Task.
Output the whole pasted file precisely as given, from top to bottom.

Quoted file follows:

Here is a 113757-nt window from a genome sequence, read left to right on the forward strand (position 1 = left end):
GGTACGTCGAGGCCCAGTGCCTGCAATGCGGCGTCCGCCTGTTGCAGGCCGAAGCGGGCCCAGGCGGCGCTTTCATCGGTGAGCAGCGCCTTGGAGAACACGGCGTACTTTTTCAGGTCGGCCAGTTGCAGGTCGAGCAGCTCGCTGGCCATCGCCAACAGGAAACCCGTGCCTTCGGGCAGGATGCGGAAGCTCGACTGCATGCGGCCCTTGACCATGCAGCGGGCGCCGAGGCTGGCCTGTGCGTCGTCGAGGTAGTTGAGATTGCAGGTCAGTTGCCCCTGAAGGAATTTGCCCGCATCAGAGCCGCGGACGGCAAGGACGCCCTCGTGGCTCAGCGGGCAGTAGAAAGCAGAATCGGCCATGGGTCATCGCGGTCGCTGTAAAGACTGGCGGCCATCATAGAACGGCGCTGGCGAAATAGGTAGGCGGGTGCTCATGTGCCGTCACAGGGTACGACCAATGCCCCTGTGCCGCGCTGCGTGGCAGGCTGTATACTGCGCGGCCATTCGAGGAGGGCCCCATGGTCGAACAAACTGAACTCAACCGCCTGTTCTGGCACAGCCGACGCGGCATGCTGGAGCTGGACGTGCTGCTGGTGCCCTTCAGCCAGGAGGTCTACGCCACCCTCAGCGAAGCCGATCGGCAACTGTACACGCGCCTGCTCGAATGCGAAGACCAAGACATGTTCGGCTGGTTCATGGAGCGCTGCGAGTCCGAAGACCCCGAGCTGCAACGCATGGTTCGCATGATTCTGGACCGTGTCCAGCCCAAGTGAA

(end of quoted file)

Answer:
Here is a 113757-nt window from a genome sequence, read left to right on the forward strand (position 1 = left end):
GGTACGTCGAGGCCCAGTGCCTGCAATGCGGCGTCCGCCTGTTGCAGGCCGAAGCGGGCCCAGGCGGCGCTTTCATCGGTGAGCAGCGCCTTGGAGAACACGGCGTACTTTTTCAGGTCGGCCAGTTGCAGGTCGAGCAGCTCGCTGGCCATCGCCAACAGGAAACCCGTGCCTTCGGGCAGGATGCGGAAGCTCGACTGCATGCGGCCCTTGACCATGCAGCGGGCGCCGAGGCTGGCCTGTGCGTCGTCGAGGTAGTTGAGATTGCAGGTCAGTTGCCCCTGAAGGAATTTGCCCGCATCAGAGCCGCGGACGGCAAGGACGCCCTCGTGGCTCAGCGGGCAGTAGAAAGCAGAATCGGCCATGGGTCATCGCGGTCGCTGTAAAGACTGGCGGCCATCATAGAACGGCGCTGGCGAAATAGGTAGGCGGGTGCTCATGTGCCGTCACAGGGTACGACCAATGCCCCTGTGCCGCGCTGCGTGGCAGGCTGTATACTGCGCGGCCATTCGAGGAGGGCCCCATGGTCGAACAAACTGAACTCAACCGCCTGTTCTGGCACAGCCGACGCGGCATGCTGGAGCTGGACGTGCTGCTGGTGCCCTTCAGCCAGGAGGTCTACGCCACCCTCAGCGAAGCCGATCGGCAACTGTACACGCGCCTGCTCGAATGCGAAGACCAAGACATGTTCGGCTGGTTCATGGAGCGCTGCGAGTCCGAAGACCCCGAGCTGCAACGCATGGTTCGCATGATTCTGGACCGTGTCCAGCCCAAGTGAA